About 10 workers were beaten by police and military police during a protest over severance payments yesterday in Kandal province, workers and union representatives said.
Protests at Tai Yang Enterprises—which supplies clothing to U.S. brands Levi Strauss and Old Navy—in Ang Snuol district have been ongoing since May, when workers learned that the factory had changed its name to Tai Nan and became worried that their severance payments would be lost. A peaceful march to appeal to Prime Minister Hun Sen’s Cabinet in Phnom Penh for help on July 11 turned violent when police officers started beating the protesters and badly injured a union representative.
Yang Sophoan, president of the Cambodian Alliance of Trade Unions (CATU), said that about 200 workers were protesting along National Road 4, near the Tai Yang factories, when more than 200 police and military police started approaching them.
“Workers were gathered, either sitting or standing on the side of the road, and the police came and started beating us without any warning,” said Ms. Sophoan.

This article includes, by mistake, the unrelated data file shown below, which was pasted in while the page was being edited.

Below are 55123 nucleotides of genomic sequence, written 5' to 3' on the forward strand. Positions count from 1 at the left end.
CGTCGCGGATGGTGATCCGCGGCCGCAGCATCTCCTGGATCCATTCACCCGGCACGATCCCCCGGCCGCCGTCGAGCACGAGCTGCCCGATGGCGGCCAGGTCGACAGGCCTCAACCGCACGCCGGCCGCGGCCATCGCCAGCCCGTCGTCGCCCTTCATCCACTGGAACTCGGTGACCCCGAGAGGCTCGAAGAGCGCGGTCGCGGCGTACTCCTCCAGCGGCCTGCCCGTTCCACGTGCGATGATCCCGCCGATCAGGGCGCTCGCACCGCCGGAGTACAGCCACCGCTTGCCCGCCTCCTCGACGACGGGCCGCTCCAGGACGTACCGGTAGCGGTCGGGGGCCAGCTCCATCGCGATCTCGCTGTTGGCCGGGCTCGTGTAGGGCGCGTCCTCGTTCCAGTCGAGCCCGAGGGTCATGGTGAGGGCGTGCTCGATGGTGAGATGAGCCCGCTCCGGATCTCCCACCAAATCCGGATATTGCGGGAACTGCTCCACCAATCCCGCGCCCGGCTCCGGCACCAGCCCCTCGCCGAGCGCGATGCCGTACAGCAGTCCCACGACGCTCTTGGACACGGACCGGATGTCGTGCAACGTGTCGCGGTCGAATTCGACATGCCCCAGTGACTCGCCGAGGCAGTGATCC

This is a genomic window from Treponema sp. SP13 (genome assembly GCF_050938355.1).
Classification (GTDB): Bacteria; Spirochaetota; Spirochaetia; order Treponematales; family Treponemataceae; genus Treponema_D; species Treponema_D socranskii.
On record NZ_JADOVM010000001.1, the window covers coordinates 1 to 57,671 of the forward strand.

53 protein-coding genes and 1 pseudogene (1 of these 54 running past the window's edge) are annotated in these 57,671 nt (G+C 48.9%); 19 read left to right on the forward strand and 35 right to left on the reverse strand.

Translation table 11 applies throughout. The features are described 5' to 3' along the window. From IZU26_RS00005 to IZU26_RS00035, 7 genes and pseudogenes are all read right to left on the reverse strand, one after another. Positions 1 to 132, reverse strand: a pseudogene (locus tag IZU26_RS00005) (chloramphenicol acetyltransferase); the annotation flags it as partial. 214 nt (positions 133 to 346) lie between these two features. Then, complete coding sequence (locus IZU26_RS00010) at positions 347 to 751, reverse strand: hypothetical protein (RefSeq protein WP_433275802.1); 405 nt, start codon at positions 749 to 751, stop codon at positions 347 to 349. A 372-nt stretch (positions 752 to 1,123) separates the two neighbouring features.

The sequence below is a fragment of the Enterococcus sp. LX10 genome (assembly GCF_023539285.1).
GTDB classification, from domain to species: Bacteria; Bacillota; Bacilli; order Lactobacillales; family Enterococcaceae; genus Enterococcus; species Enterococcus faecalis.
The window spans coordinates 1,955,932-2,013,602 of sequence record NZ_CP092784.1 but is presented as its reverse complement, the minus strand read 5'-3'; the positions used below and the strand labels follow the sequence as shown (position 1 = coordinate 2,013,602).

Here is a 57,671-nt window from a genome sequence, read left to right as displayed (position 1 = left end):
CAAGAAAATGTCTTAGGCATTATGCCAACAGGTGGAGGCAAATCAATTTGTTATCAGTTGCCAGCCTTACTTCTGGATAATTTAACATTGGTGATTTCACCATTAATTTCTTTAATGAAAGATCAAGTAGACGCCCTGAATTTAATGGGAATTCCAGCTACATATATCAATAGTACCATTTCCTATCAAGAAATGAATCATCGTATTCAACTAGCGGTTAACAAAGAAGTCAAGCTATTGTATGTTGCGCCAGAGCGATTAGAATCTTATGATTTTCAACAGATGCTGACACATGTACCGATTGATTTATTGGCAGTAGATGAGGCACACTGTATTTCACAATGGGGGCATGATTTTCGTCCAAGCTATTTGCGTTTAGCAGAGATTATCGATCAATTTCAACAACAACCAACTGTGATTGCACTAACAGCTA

Worker Sao Mouy, 52, said that she was kicked in her lower legs and beaten with a baton by police officers.
“We didn’t do anything wrong—we were just standing on the side of the road to show the people our problems [by holding up our banners], and the police came and starting hitting and kicking us like we were animals,” said Ms. Mouy.
Mean Samnang, deputy district police chief, denied that his officers committed any violence against the workers. “We were just maintaining the public order and preventing them from blocking the national road,” said Mr. Samnang, adding that the workers later moved to protest in front of the factory.
Rath Rott Mony, secretary-general of the Cambodian Confederation of Unions (CCU)—of which CATU is a member—said the CCU would send letters to the U.N. and Human Rights Watch about the July 11 incident.
“I will file complaints against the government officials who have seriously violated the rights of the workers,” said Mr. Rott Mony.